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Josh Taylor is No. 1 pound-for-pound British fighter in 2019

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Josh Taylor's epic points win over Regis Prograis has secured him the top spot in British pound-for-pound rankings at the end of 2019.

The Scot jumped up from sixth place after an outstanding year, which saw him win his first world title and then defeat Prograis in a world super-lightweight title unification clash at the World Boxing Super Series final in October.

Others, like Anthony Joshua, have had an up-and-down year and Britain ends 2019 with five world titleholders, just as it did 2018.

Some well-known British boxers miss out on our top 10 -- Carl Frampton, Amir Khan, Kell Brook -- while there are some new faces.


1. Josh Taylor (16-0, 12 KOs)

Up from 6th place.

While the status of who is the world's best super lightweight is still up for debate, the quality of Taylor's fights was unequivocal.

The Scot claimed the top spot in our British pound-for-pound rankings due to two brilliant performances in his last two fights. Taylor earned scores of 114-114, 115-113 and 117-112 to add American Regis Prograis' WBA belt to his IBF title. It was a thrilling, ferocious battle, which Taylor edged thanks to his determination, work rate and variety of punches.

Taylor, who won the title with a unanimous points decision over Ivan Baranchyk in May, now wants to meet American Jose Ramirez, who holds the other two world title belts. Victory over Ramirez would secure Taylor a place in the global pound-for-pound rankings.


2. Callum Smith (27-0, 19 KOs)

Up from 3rd.

Many felt Smith was fortunate to get a unanimous points win (116-112, 116-112 and 117-111) over John Ryder in November, in a second defence of his WBA world super-middleweight title. Despite the criticism, Smith remains the man to beat at super-middleweight and No. 1 in the ESPN rankings for the division. The Liverpool boxer needs a big fight, and is on a shortlist of opponents to face Saul 'Canelo' Alvarez in May 2020.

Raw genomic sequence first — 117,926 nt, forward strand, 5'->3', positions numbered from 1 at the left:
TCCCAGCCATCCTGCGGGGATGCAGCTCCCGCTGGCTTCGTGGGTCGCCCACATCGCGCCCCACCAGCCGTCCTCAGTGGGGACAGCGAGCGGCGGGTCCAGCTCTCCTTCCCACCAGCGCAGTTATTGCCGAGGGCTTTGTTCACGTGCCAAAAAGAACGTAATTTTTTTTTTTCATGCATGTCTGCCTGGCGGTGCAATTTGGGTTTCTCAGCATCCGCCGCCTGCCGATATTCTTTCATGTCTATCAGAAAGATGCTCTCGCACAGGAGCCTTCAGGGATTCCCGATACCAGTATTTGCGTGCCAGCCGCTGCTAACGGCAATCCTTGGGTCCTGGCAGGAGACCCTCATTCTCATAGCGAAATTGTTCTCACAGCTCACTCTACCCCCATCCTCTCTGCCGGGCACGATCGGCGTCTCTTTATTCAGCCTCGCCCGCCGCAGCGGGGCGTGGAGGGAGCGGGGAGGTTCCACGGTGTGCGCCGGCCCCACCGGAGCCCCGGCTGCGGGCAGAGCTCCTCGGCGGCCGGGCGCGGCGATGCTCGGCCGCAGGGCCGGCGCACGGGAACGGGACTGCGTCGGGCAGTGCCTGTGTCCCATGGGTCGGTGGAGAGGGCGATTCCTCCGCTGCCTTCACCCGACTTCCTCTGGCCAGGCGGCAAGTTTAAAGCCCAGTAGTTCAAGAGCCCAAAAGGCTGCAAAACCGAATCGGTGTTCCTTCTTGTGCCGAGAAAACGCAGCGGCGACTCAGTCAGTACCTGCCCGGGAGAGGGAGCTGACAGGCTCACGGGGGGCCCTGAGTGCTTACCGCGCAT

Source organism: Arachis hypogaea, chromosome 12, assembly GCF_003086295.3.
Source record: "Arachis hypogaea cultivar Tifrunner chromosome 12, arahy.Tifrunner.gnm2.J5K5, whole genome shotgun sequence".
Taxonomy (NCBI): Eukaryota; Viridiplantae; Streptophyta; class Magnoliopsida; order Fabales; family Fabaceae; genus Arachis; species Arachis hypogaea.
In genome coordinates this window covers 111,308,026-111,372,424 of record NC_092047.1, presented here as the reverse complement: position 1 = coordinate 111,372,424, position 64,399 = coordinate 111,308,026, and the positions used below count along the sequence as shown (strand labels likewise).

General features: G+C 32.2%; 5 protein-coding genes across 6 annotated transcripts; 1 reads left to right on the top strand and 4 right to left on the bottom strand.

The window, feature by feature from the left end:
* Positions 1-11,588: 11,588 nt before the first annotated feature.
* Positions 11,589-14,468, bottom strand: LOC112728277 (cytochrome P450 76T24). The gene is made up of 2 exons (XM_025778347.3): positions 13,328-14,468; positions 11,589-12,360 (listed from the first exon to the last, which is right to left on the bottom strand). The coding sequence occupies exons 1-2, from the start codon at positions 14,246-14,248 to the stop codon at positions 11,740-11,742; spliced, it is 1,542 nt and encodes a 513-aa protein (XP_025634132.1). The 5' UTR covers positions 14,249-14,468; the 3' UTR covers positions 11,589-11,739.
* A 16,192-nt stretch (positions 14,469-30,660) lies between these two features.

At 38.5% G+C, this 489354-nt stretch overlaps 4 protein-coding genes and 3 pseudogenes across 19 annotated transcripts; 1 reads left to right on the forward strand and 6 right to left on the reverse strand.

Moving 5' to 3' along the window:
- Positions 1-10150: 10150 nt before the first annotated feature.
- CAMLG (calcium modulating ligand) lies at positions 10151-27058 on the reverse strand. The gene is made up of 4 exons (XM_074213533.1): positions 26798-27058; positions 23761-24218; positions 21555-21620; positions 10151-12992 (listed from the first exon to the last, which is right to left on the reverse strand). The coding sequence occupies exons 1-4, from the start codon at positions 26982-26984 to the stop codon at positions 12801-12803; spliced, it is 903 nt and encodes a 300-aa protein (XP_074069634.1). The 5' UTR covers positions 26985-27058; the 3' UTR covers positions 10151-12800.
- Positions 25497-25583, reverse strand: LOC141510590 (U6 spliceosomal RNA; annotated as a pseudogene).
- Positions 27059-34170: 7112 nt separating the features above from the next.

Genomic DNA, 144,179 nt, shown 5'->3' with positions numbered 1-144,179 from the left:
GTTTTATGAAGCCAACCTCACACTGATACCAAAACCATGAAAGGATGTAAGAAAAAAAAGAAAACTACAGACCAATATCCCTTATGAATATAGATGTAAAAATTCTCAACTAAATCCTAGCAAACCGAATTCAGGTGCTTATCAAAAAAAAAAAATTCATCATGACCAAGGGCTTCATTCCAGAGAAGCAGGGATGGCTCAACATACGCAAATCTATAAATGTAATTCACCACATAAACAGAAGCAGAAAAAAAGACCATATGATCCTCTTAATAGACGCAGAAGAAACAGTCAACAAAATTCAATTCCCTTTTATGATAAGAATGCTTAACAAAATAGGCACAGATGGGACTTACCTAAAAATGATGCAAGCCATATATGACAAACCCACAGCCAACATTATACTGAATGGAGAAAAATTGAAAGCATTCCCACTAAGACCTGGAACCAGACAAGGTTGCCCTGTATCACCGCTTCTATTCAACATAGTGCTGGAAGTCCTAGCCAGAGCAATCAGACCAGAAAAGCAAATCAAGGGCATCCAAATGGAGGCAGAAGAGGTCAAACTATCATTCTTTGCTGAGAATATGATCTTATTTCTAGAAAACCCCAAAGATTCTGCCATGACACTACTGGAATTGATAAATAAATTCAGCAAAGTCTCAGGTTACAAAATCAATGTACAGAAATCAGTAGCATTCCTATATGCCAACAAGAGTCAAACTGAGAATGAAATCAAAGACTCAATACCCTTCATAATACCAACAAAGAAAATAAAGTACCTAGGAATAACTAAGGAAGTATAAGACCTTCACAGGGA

3. Josh Warrington (30-0, 7 KOs)

Down from 2nd.

Warrington has assumed top place in ESPN's divisional rankings while others -- Erik Morales, Oscar Valdez -- have stepped up a division. The Leeds boxer has done what has been asked of him this year, but like Smith he wants a top name. Warrington feared his mandatory defence against Yorkshire rival Kid Galahad might not be fan-friendly, and so it proved. After a split decision win over Galahad in June, Warrington took out his frustration on Sofiane Takoucht in a two-round win for a third defence of the IBF world title in October.


4. Anthony Joshua (23-1, 21 KOs)

Down from 1st.

Joshua finished the year on a high, back in possession of the three world heavyweight titles he began the year with, after losing them in June to Andy Ruiz Jr. Joshua silenced the doubters in a rematch in December, boxing cleverly to win a wide points decision over the American, who had previously dropped him four times in a seventh-round stoppage in New York. It was one of the biggest shocks in heavyweight history -- and left Joshua fighting to save his career in Saudi Arabia.

Kubrat Pulev and the dangerous Oleksandr Usyk, the former undisputed world cruiserweight champion, lie in wait for Joshua next year. He still needs to do more to regain the world No. 1 spot he occupied before losing to Ruiz.


5. Tyson Fury (29-0-1, 20 KOs)

Down from 4th.